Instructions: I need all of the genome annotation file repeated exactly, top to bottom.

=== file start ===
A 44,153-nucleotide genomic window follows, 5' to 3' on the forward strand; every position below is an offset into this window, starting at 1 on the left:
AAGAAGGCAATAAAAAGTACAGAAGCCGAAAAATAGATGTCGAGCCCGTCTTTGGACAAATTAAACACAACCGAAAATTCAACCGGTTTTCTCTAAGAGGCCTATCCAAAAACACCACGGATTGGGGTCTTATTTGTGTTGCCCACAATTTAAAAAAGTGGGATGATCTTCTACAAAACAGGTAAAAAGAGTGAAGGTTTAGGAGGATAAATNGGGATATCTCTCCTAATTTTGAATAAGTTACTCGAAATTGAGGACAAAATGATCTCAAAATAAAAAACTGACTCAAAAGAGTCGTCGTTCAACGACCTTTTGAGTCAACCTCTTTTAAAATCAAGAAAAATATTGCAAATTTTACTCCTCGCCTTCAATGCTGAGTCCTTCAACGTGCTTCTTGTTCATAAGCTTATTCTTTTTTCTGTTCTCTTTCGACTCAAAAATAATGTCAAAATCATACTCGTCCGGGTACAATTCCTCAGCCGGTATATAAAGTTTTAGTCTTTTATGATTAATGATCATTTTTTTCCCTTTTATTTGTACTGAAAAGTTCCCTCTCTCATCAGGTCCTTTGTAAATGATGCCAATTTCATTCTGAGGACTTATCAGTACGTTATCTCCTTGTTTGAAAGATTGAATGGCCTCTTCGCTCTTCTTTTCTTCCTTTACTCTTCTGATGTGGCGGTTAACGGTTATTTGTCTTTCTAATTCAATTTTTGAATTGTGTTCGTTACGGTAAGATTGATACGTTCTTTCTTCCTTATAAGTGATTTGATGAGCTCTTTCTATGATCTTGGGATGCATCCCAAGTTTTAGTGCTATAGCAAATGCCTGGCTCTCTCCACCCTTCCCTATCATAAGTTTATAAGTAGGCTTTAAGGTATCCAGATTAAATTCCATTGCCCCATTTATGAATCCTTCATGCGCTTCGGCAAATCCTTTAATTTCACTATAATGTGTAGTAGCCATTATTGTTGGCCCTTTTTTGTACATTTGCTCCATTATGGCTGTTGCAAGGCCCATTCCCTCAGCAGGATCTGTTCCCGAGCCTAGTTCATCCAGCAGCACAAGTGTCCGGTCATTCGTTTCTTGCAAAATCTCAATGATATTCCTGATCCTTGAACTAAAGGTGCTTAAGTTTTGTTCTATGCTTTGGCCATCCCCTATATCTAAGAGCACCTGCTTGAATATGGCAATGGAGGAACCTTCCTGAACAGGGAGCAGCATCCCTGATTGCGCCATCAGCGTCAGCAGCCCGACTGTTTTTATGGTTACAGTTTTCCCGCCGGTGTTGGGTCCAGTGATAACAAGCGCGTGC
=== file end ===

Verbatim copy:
A 44,153-nucleotide genomic window follows, 5' to 3' on the forward strand; every position below is an offset into this window, starting at 1 on the left:
AAGAAGGCAATAAAAAGTACAGAAGCCGAAAAATAGATGTCGAGCCCGTCTTTGGACAAATTAAACACAACCGAAAATTCAACCGGTTTTCTCTAAGAGGCCTATCCAAAAACACCACGGATTGGGGTCTTATTTGTGTTGCCCACAATTTAAAAAAGTGGGATGATCTTCTACAAAACAGGTAAAAAGAGTGAAGGTTTAGGAGGATAAATNGGGATATCTCTCCTAATTTTGAATAAGTTACTCGAAATTGAGGACAAAATGATCTCAAAATAAAAAACTGACTCAAAAGAGTCGTCGTTCAACGACCTTTTGAGTCAACCTCTTTTAAAATCAAGAAAAATATTGCAAATTTTACTCCTCGCCTTCAATGCTGAGTCCTTCAACGTGCTTCTTGTTCATAAGCTTATTCTTTTTTCTGTTCTCTTTCGACTCAAAAATAATGTCAAAATCATACTCGTCCGGGTACAATTCCTCAGCCGGTATATAAAGTTTTAGTCTTTTATGATTAATGATCATTTTTTTCCCTTTTATTTGTACTGAAAAGTTCCCTCTCTCATCAGGTCCTTTGTAAATGATGCCAATTTCATTCTGAGGACTTATCAGTACGTTATCTCCTTGTTTGAAAGATTGAATGGCCTCTTCGCTCTTCTTTTCTTCCTTTACTCTTCTGATGTGGCGGTTAACGGTTATTTGTCTTTCTAATTCAATTTTTGAATTGTGTTCGTTACGGTAAGATTGATACGTTCTTTCTTCCTTATAAGTGATTTGATGAGCTCTTTCTATGATCTTGGGATGCATCCCAAGTTTTAGTGCTATAGCAAATGCCTGGCTCTCTCCACCCTTCCCTATCATAAGTTTATAAGTAGGCTTTAAGGTATCCAGATTAAATTCCATTGCCCCATTTATGAATCCTTCATGCGCTTCGGCAAATCCTTTAATTTCACTATAATGTGTAGTAGCCATTATTGTTGGCCCTTTTTTGTACATTTGCTCCATTATGGCTGTTGCAAGGCCCATTCCCTCAGCAGGATCTGTTCCCGAGCCTAGTTCATCCAGCAGCACAAGTGTCCGGTCATTCGTTTCTTGCAAAATCTCAATGATATTCCTGATCCTTGAACTAAAGGTGCTTAAGTTTTGTTCTATGCTTTGGCCATCCCCTATATCTAAGAGCACCTGCTTGAATATGGCAATGGAGGAACCTTCCTGAACAGGGAGCAGCATCCCTGATTGCGCCATCAGCGTCAGCAGCCCGACTGTTTTTATGGTTACAGTTTTCCCGCCGGTGTTGGGTCCAGTGATAACAAGCGCGTGC